Contains mild language and horror, and bloodthirsty Vikings

The content is very slightly sanitised for younger minds. So we get plenty of blood and gore in the re-imagined scenes. But whenever the Vikings are on a murderous rampage, in Sandbrook’s world they always seem to be “roaring with laughter” which takes the sting out a little.

Historical editing is also at work in another scene describing a Viking burial ceremony in what is now Ukraine (then “the land of the Rus”). A Viking chieftan has died and a slave woman is sacrificed at the culmination of the ceremony which lasts several days. Before she is sacrificed (according to the original account by Ahmad ibn Fadlan) she is raped by the dead chieftan’s men. This disturbing episode is instead described by Sandbrook as “she kissed each of his friends in turn”. It seems to be following the Hollywood Parental Guidance scheme - killing and death are fine, naked flesh is not. Thinking of the young audience in general and my son in particular I think Sandbrook has drawn the line in the right place.

But why?

Finally I also enjoyed the book’s down to earth approach. A good example of this is when Sandbrook is considering why the Vikings decided to go Medieval on Anglo-Saxon England. Was it the shortage of good farmland in Norway? Perhaps the lack of available lady Vikings? Or perhaps the answer is a bit simpler:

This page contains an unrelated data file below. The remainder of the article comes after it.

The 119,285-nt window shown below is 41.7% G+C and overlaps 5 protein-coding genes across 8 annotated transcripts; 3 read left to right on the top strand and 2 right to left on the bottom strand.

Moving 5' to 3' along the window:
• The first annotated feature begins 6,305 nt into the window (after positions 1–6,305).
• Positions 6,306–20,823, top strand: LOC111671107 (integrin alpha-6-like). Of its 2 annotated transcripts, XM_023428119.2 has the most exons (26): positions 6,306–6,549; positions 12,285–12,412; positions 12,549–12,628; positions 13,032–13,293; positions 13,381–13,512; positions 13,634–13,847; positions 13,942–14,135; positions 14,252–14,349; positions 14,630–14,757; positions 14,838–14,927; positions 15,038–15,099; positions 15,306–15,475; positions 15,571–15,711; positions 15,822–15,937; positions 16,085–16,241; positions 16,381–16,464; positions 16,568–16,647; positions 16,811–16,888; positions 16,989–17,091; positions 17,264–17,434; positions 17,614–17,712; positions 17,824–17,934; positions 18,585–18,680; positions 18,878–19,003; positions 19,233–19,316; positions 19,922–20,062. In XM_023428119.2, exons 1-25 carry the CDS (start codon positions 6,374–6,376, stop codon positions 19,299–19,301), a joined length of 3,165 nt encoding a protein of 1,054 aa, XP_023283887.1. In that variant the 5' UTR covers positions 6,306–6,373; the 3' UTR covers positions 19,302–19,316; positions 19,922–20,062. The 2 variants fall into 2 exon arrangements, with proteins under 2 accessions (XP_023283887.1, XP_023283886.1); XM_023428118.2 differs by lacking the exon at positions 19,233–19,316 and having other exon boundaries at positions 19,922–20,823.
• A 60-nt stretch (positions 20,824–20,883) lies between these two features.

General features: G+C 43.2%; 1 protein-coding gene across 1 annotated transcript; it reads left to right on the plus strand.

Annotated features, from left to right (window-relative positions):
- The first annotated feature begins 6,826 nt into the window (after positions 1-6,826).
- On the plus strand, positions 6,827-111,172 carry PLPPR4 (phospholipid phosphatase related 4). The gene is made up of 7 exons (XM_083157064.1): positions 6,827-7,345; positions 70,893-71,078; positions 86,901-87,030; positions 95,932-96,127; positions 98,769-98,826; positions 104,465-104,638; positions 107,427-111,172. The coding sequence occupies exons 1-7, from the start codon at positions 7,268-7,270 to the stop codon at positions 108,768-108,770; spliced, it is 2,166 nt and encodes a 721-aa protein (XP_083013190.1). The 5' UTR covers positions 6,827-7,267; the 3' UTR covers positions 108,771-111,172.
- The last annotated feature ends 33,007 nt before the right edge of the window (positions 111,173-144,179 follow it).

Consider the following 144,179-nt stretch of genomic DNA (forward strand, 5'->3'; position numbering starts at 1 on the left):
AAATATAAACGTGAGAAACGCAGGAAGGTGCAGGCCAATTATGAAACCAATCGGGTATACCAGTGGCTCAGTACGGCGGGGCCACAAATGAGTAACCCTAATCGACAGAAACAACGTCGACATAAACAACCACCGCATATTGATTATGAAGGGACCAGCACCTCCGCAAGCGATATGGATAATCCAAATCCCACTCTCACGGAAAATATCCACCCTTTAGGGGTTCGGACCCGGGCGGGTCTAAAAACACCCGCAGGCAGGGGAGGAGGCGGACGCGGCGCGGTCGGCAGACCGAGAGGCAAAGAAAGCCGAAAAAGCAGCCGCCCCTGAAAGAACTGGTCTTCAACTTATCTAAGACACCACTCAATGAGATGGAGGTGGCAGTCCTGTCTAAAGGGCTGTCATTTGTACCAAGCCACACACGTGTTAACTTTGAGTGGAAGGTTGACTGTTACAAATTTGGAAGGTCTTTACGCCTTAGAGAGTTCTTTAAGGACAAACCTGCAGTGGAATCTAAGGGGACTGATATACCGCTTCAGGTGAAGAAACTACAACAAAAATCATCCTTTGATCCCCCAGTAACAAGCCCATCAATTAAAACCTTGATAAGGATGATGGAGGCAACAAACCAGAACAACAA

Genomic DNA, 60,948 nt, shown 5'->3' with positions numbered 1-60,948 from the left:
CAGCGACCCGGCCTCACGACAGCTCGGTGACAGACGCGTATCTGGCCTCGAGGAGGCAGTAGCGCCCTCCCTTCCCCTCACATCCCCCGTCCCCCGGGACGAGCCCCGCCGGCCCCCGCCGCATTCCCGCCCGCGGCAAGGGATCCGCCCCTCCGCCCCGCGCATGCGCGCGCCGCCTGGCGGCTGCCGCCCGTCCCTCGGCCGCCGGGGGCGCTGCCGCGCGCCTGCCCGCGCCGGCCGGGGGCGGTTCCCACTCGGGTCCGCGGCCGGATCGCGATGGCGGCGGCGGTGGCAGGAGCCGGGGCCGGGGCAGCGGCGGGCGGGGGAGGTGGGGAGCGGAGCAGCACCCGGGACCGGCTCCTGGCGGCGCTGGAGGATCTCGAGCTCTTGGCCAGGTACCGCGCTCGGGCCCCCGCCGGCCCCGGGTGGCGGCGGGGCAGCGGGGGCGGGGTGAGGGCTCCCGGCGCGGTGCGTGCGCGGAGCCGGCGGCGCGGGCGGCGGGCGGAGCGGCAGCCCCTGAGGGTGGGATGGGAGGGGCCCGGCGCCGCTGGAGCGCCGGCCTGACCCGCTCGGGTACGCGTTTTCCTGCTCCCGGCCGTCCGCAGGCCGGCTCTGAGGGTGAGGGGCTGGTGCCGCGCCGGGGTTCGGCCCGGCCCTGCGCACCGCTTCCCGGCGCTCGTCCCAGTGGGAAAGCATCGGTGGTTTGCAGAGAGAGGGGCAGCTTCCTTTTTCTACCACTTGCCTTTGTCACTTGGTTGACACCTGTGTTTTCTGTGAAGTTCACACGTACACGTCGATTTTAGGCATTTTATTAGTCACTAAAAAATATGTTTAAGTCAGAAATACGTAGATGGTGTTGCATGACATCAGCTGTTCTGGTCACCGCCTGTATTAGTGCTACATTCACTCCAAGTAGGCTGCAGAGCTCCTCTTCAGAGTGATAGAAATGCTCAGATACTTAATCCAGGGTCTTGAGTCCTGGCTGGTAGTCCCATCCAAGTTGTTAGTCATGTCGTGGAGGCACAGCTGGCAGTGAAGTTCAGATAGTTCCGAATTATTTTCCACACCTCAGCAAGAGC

They had seen the wealth of their towns, the softness of their people and the weakness of their defences. They had seen the treasures of their monasteries, the golden relics and silver crosses, the decorated robes and jewel encrusted books. And they had seen the men they would be fighting: peaceful monks and well-meaning priests, who never even carried weapons. So why did they do it? Because they could.

Dominic Sandbrook, Fury of the Vikings

“Because they could” is an explanation that should get more use by historians!


As the thread of this review runs short and the Norns close in with their scissors, I’ll end by saying that more than anything else this book is just fun - with heroes and villains, slaves and kings, and rampaging Viking warriors laughing with a cruel and savage joy as they wade ankle deep in the blood of their victims.

On reflection, perhaps a quiet fascination with poisons isn’t so bad after all...

  1. Being 10 years old and not on your way to Oslo also works ↩︎